Old books worth thousands – are yours?

Late last year a book sold in New York for a record-breaking amount – a whopping US$14.2 million. It was for America’s first printed book, a tiny Book of Psalms produced in 1640. There are only 11 copies left of The Bay Psalm Book from the original 1700 copies printed.

But it’s not the highest price that a book has ever reached. Three books surpass the price fetched by The Bay Psalm Book. The St Cuthbert Gospel went for US$14.3 million, the Magna Carta comes in second at US$21.3 million, and topping them all is Leonardo da Vinci’s Codex Leicester from the 1500s, which sold for US$30.8 million. You can see the theme of religion here, but if you dig down a bit further into the lower millions you’ll find The Birds of America by John James Audubon, copies of which have sold from US$7.9 to US$11.5 million. A first printed edition of The Canterbury Tales reached $7.5 million while Don Quixote fetched only $1.5 million.

Dipping down into the thousands, online bookseller AbeBooks last year sold a copy of  William Golding’s Lord of the Flies for $19 877. It was a first edition that included an envelope from Golding with a hand-written postcard inside:  ‘Dear Miss Rhyder, Yes Lord of the Flies is the alleged translation of Beelzebub. I will sign your Nobel Speech if you send it.  Yours sincerely William Golding.’

A recent first edition of J D Salinger’s The Catcher in the Rye sold for US$8000. The more recently published Midnight’s Children by Salman Rushdie sold in July last year. Usually a first edition of this novel would find buyers at about the $4000 mark, but this edition – an uncorrected proof with a ‘rare and fragile’ original dustcover – sold for a tad over $14 000. It had more pages than the final published book, and the antiquarian bookseller said they could only imagine what it would have sold for if it had included Rushdie’s signature.

But don’t think that it’s only fiction that draws the big bucks. A worthy winner in the high-selling stakes was The Double Helix: A personal account of the discovery of the structure of DNA (1968). The signed first edition of James Watson’s book sold for $9500. Published in 1968, this book is a landmark title among science texts. But the book is a very human story and is much more than just a straight account of experiments and laboratories.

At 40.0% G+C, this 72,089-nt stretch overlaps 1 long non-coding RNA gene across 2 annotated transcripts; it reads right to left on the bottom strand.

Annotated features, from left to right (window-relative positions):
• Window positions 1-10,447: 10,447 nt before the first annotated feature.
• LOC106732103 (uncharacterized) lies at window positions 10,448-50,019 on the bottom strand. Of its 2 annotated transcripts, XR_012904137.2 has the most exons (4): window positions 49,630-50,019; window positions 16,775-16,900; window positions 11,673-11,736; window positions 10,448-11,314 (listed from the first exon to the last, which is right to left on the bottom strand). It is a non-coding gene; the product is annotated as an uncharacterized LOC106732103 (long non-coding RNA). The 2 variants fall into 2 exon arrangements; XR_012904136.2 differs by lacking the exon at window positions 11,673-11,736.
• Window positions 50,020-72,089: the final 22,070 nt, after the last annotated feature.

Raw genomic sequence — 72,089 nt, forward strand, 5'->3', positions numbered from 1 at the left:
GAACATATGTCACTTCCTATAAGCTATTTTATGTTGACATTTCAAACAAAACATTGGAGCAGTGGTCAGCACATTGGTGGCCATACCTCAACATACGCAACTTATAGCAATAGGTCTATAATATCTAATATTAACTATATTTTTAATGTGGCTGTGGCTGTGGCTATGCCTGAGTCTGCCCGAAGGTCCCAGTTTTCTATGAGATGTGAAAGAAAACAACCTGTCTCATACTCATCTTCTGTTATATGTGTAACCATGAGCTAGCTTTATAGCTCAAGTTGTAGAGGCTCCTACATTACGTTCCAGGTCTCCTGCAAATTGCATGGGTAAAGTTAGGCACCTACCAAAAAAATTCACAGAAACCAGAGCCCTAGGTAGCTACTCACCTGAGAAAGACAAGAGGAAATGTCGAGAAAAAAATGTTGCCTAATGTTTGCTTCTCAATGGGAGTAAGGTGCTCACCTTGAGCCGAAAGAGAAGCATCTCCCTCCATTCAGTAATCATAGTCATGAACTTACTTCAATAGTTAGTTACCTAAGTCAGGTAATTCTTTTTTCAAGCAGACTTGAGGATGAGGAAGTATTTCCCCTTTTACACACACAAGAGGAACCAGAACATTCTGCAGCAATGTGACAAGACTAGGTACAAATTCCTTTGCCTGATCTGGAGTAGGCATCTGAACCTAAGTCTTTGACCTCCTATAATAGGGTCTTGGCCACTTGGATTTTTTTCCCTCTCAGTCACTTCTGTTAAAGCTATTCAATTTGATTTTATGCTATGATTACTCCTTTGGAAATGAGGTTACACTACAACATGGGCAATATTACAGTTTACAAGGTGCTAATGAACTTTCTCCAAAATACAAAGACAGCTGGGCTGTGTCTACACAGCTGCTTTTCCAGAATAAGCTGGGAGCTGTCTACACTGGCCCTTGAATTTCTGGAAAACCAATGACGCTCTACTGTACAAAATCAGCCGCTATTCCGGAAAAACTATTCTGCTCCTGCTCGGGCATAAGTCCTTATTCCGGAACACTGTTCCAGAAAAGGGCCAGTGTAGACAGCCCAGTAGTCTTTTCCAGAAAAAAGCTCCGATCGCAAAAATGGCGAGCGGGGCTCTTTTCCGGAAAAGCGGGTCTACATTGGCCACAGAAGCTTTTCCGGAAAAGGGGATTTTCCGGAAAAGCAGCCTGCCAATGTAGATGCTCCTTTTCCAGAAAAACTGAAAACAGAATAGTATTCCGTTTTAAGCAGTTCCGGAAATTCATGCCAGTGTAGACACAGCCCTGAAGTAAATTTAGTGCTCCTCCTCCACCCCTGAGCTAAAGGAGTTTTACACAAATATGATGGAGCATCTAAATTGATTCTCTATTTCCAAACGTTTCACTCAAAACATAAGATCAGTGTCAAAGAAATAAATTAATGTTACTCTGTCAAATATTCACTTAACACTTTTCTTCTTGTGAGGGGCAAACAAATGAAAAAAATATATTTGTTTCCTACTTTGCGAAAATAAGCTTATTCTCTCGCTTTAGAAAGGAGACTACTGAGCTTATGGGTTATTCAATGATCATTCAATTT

Children’s books can also be highly desirable to collectors. A copy of Alice’s Adventures in Wonderland sold for $1.4 million. Who knows what a complete collection of original signed copies of the ‘Harry Potter’ series would sell for today?

In October last year several volumes of The London Magazine, or Gentleman’s Monthly Intelligencer, dating from 1732 to 1756, sold for US$13 159. Previously a selection of 116 volumes, which included the first issue, sold for US$26 083. The magazine is – incredibly – still published today. It gives me great hope for gr! Will our July 2001 issue one day be worth a hefty sum?

But it’s not only books and magazines that are prized by book-loving collectors. A signed letter from the late American astronomer Carl Sagan has fetched US$4795 and a signed photograph of Ernest Hemingway has sold for US$8250.

Stories like these from auction houses and online auction sites make you wonder what you might discover in your own library or how worthwhile it might be to fossick through out-of-the-way secondhand bookshops. Is there a first edition in your library that could be worth a huge sum one day?

I’m not sure it matters to me. I am tantalised by the idea of it all, and I enjoy the thrill of buying an old first edition and adding it to my library. But it’s really most valuable to me if I also enjoy reading it.

Do you have any valuable or collectable books in your library? I’d love to hear about them.